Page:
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Everyday fair use in libraries

Tammy Ravas, Visual and Performing Arts Librarian and Media Coordinator, University of Montana
Tammy Ravas, Visual and Performing Arts Librarian and Media Coordinator, University of Montana

Guest Blog Post by Tammy Ravas*

Happy Fair Use Week everyone!

Fair use is one of the most important exceptions to the exclusive rights of copyright holders. It allows people to use copyrighted materials for certain purposes without the need to ask permission from rights holders. Fair use is the safety valve in the law that allows citizens to exercise their first amendment rights when using copyrighted materials. It balances the rights of copyright holders with those who make uses of their materials for reasons that benefit society at large. In the actual statute, these purposes are: “criticism, comment, news reporting, teaching (including multiple copies for classroom use), scholarship, or research.” Without fair use, many familiar and everyday experiences could become illegal. For instance:

  • Search engines like Google would not exist.
  • Online stores would not be able to effectively operate.
  • Only the rights holders of original images would be able to create Internet memes that one often finds on sites like Facebook, Twitter, Reddit, and many others.
  • Using a DVR to watch a TV program later in the week would be illegal.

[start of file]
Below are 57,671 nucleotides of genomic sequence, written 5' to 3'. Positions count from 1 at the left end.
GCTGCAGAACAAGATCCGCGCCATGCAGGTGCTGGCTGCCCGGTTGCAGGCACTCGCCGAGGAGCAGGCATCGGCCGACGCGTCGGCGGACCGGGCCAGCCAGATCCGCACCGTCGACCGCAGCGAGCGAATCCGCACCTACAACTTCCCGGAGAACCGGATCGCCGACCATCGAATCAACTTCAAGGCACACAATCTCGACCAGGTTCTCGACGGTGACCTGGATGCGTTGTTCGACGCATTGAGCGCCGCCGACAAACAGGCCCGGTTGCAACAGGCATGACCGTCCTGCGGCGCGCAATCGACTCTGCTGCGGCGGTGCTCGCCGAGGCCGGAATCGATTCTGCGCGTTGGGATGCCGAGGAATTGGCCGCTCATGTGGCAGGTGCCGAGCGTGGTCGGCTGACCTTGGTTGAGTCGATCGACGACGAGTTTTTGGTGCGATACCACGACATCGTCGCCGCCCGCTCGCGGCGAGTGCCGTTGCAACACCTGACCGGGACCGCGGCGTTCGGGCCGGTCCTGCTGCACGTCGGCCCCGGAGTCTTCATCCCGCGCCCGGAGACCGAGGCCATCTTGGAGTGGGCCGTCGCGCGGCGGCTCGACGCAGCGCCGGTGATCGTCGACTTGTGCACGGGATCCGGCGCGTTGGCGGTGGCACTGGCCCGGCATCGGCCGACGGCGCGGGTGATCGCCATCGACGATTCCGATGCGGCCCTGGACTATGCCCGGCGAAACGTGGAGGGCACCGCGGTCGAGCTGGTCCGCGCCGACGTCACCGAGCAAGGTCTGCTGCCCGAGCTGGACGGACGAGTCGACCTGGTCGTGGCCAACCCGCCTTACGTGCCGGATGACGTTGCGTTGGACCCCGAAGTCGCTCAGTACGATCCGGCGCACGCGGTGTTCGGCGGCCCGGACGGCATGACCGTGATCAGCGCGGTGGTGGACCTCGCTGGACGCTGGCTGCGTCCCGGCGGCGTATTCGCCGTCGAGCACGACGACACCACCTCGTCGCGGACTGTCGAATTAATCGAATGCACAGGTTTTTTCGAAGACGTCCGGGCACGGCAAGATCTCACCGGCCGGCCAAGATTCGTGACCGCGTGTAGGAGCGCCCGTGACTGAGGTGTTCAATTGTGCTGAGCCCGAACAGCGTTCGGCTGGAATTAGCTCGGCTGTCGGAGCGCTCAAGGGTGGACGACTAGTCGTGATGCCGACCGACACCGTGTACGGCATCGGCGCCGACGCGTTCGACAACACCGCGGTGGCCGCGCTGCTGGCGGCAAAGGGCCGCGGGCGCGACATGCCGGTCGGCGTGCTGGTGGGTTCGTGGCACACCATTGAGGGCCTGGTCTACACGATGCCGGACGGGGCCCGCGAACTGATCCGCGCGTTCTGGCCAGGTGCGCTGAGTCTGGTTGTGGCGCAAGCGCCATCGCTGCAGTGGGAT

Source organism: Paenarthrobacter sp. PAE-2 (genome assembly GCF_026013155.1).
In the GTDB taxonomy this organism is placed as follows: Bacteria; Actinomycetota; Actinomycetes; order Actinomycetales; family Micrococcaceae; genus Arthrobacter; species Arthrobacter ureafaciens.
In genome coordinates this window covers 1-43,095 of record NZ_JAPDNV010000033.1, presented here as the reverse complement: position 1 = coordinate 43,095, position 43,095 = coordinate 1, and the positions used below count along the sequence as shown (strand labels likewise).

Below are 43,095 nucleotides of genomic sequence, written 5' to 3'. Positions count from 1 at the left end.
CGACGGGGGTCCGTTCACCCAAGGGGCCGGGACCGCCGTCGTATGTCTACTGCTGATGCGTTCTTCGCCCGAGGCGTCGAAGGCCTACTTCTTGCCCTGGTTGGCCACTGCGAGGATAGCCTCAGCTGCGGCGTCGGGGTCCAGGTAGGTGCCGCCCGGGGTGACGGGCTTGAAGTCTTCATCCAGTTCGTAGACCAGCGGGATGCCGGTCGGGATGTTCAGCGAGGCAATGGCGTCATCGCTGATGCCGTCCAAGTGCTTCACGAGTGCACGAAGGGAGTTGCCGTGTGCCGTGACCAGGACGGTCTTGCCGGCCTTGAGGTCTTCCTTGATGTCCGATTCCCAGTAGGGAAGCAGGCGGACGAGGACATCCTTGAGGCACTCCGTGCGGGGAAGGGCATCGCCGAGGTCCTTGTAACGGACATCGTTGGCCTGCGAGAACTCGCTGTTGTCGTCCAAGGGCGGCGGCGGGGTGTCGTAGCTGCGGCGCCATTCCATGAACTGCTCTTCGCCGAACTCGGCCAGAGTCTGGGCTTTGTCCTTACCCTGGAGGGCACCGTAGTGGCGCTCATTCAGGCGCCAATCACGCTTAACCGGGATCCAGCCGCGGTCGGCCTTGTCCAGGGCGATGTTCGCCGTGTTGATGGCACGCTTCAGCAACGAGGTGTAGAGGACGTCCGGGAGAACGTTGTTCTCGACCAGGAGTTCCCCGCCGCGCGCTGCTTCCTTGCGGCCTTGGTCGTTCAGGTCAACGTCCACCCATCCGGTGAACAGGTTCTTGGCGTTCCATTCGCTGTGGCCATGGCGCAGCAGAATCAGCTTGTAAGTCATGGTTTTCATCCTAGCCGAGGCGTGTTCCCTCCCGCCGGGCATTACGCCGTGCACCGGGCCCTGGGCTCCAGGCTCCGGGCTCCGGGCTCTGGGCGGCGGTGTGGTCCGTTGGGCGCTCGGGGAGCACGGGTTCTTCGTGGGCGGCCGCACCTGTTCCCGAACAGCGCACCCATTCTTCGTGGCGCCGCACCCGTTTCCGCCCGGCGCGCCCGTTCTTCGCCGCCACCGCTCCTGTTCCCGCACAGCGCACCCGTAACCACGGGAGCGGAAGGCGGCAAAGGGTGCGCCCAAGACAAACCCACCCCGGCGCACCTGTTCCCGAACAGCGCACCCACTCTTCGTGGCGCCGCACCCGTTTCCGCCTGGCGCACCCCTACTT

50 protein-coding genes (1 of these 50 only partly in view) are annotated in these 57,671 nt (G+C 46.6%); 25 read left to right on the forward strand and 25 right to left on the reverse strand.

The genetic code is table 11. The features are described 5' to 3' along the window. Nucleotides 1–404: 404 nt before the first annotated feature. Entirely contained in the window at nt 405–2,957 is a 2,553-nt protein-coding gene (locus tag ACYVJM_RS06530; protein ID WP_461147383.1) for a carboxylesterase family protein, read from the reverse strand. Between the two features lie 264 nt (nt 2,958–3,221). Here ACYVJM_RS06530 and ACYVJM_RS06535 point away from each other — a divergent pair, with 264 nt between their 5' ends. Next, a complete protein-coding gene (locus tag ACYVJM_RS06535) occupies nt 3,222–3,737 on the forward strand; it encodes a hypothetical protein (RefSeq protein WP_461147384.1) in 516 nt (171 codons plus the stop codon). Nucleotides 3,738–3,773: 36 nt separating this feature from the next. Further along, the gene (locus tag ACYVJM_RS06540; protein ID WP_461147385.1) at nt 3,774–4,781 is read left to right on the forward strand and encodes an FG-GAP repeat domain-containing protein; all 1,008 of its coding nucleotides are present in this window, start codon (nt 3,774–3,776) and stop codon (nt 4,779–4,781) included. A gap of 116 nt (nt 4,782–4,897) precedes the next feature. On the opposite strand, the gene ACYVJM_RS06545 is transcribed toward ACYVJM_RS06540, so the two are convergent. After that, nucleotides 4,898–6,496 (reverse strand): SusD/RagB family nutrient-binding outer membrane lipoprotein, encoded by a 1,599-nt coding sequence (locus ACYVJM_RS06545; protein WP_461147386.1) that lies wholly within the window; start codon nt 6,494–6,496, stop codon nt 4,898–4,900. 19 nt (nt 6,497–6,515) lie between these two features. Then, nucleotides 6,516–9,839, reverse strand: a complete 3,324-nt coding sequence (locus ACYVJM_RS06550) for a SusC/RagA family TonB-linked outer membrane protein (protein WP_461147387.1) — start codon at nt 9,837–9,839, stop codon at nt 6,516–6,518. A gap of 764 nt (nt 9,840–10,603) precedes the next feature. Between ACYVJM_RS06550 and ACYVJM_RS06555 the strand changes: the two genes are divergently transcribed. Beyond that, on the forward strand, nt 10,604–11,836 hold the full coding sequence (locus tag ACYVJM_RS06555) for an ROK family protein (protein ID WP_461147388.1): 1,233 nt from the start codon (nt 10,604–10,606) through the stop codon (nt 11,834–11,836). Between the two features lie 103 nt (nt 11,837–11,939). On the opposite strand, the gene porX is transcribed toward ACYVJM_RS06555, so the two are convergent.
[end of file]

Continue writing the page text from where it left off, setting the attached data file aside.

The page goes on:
• This commentary could be next to impossible to create by virtue of the fact that each link and quotation I use from outside sources would require permission from rights holders. If fair use did not exist, the creators behind the content that I am linking to and quoting from could effectively censor this post by either denying my request or by charging me an exorbitant amount of money in licensing fees to use their material.

By looking at these examples, it is easy to see how you and your patrons rely on fair uses of copyrighted materials every single day. Here are a few library-specific scenarios to consider:

1. Making library materials accessible to those with disabilities:

A hearing-impaired patron would like to view a video in your collection that does not have captions. If there isn’t a copy available for purchase then fair use may help you to make that item
accessible to them. The Association for Research Libraries’ 2012 publication, Code of Best Practices in Fair Use for Academic and Research Libraries, provides guidance on this issue on pages 25 and 26:

When fully accessible copies are not readily available from commercial sources, it is fair use for a library to (1) reproduce materials in its collection in accessible formats for the disabled upon request, and (2) retain those reproductions for use in meeting subsequent requests from qualified patrons.

2. Use of digital files and multimedia equipment in your library.

An example of this would be a student creating a presentation for a high school class about movies based on video games. A student may use books and videos from the library’s collection along with other hardware and software to create the presentation. In more and more cases, students are assigned video presentations to post online to their classes. Also, patrons who read books, listen to music, or watch videos on mobile devices are relying on fair use to do so.

3. Digitizing materials in your collection.

In this example you can watch a video about how the New York Public Library relies on fair use to digitize an important collection on the World’s Fair.

To learn more about fair use, as well as fair use week, please visit the following resources:

Copyright and Fair Use Stanford University Libraries

Fair Use Week


Note:  Guest blog author Tammy Ravas is  Visual and Performing Arts Librarian and Media Coordinator at the University of Montana.

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Carrie Russell

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